Jewish Year in Review: 2007

The year that might have mattered.

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When MyJewishLearning's editorial staff got together to consider the top Jewish stories of 2007, the conversation was surprisingly boring: no wars, no major political changes, nothing too out of the ordinary in the arts. We did, however, identify some potentially noteworthy instances in which the Jewish community rethought its positions and priorities. How important are these stories? That all depends on what happens next.

 

It seems that 2007 was the year that might have mattered. Many of this year’s decisions and events are likely to create some change in the Jewish community. We're just not sure what that will look like.

The Israel Lobby

2006 saw the publication of two high profile works that were critical of Israel and its supporters abroad: John Mearsheimer and Stephen Walt's "The Israel Lobby" and Jimmy Carter's Palestine Peace Not Apartheid.

These works tested the boundaries of what could be said about Israel, and coming from respected academics and a former US president, they also tested who could say it.

This story continued in 2007 with Alvin Rosenfeld's "Progressive Jewish Thought and the New Anti-Semitism," which was published by the American Jewish Committee (AJC).

The question of whether anti-Zionism is anti-Semitism was raised with Walt and Mearsheimer, Carter, and many before them. But Rosenfeld pointed his pen at a different crowd: Members of the Tribe who, according to "Progressive Jewish Thought," are helping to fuel anti-Semitism--and might even be anti-Semitic.

Rosenfeld's article sparked vociferous debates about the nature and parameters of hostile rhetoric. While many agreed that some of the writers mentioned (Jacqueline Rose, Michael Neumann) likely crossed the line when discussing Israel, Rosenfeld's decision to include people like Tony Kushner and Richard Cohen in a conversation about anti-Semitism damaged his credibility.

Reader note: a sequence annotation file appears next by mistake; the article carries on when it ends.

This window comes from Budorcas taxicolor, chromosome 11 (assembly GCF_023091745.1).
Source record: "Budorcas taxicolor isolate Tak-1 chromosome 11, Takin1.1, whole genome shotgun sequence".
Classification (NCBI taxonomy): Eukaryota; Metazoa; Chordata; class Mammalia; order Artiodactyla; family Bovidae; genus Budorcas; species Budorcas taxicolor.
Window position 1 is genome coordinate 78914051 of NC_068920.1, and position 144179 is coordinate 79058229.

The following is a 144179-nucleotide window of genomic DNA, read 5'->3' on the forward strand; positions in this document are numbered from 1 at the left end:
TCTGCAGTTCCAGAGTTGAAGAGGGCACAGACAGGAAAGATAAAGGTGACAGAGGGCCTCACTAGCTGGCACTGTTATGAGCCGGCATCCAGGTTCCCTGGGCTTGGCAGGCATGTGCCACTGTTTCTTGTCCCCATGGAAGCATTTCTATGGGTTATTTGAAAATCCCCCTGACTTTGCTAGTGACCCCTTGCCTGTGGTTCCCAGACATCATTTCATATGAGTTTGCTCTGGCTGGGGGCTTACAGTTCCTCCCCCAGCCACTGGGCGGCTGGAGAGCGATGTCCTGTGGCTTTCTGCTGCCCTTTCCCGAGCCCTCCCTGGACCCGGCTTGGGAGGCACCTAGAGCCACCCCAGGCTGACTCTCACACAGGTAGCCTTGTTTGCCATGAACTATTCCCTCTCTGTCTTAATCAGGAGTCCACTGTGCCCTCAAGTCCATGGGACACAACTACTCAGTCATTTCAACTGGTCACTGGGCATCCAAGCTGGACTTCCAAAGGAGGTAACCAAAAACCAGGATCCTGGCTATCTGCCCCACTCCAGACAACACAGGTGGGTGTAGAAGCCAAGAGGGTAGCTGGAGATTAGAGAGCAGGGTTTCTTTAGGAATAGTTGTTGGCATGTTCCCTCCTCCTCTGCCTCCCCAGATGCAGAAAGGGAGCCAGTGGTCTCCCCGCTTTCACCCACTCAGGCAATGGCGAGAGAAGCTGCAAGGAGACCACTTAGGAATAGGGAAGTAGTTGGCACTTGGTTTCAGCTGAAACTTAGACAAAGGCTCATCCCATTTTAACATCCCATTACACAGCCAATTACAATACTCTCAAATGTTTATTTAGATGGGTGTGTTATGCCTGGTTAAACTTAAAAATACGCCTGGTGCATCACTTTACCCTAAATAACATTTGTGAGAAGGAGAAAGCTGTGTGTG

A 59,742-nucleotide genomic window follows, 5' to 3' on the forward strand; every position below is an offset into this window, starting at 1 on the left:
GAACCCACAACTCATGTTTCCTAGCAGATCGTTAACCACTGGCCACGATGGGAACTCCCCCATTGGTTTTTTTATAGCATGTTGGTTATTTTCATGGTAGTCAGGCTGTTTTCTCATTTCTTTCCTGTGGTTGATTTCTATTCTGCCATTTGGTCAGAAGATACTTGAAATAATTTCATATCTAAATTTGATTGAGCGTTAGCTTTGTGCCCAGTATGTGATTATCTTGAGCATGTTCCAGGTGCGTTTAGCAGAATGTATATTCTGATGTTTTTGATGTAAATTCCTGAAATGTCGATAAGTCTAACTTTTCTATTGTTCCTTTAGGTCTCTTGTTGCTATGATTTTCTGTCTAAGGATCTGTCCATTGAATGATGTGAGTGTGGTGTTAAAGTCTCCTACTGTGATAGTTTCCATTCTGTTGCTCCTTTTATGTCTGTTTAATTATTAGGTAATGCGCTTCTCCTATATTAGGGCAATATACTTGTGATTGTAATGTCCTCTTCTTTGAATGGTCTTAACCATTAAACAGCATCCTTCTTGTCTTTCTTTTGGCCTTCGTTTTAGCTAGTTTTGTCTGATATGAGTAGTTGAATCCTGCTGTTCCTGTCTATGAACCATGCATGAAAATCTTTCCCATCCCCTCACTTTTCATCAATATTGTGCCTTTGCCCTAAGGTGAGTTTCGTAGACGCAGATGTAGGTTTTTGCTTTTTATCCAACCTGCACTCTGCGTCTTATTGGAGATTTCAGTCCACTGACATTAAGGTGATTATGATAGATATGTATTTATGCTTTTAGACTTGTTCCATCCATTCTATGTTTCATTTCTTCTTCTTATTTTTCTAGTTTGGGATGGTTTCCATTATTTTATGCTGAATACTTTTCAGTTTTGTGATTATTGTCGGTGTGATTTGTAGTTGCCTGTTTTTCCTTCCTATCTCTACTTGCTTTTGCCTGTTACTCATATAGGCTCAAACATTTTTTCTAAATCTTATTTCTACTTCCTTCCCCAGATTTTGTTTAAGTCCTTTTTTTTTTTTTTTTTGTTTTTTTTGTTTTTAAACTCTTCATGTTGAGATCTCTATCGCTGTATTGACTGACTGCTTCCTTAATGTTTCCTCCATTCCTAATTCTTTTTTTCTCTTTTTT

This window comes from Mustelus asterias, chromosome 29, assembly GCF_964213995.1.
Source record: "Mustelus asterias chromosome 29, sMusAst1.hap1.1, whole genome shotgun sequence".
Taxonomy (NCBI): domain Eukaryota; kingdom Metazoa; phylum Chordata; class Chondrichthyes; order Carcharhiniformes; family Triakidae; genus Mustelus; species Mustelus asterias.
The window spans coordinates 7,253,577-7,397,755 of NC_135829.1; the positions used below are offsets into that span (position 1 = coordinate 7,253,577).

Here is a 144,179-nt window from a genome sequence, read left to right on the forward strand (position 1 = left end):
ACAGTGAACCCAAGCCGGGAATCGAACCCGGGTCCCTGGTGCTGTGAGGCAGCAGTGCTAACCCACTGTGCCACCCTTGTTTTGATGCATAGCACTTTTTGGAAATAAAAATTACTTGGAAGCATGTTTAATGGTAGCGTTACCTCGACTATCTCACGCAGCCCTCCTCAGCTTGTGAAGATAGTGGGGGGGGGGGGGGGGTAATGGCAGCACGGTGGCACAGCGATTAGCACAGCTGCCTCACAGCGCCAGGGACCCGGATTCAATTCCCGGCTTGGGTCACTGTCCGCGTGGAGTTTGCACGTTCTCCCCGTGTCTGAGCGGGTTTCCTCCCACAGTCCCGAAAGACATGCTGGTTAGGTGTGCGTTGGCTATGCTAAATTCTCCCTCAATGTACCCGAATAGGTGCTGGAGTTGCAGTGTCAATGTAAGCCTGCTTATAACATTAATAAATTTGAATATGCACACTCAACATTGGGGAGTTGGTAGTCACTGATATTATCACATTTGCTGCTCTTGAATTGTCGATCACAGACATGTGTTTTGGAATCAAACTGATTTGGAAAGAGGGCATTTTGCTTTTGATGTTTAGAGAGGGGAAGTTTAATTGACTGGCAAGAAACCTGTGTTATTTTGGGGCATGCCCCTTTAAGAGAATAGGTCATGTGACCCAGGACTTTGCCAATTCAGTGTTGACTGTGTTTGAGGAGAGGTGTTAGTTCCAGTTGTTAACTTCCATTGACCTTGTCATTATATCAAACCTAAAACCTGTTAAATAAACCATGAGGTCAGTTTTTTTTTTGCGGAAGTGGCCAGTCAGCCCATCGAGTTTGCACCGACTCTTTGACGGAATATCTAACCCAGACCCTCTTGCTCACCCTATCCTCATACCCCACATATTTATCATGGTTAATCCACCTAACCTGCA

Indeed, the Forward wrote a scathing and bold attack on Rosenfeld in an editorial titled "Infamy," in which the editors opined: "this booklet teaches nothing worth learning about antisemitism or progressive thought. On the other hand, the fact that it was commissioned and published by an organization that once stood for dignity and civility in Jewish communal discourse speaks volumes about the state of Jewish leadership today."

Of course, Rosenfeld's article was hardly the end of the story. British unions called for a boycott of Israel and a book-length version of Walt and Mearsheimer's paper was published in the fall.

Yet while left-wing critics of Israel, as well as their critics, have floated deeper into the mainstream discourse about the Middle East, few--if any--have managed to balance rhetorical grace with a passionate call for justice and truth. Rosenfeld, Carter, Walt/Mearsheimer, and the British unions have brought important questions about Israel to the fore, but until now they have been too riddled with flamboyant and ideological excesses.

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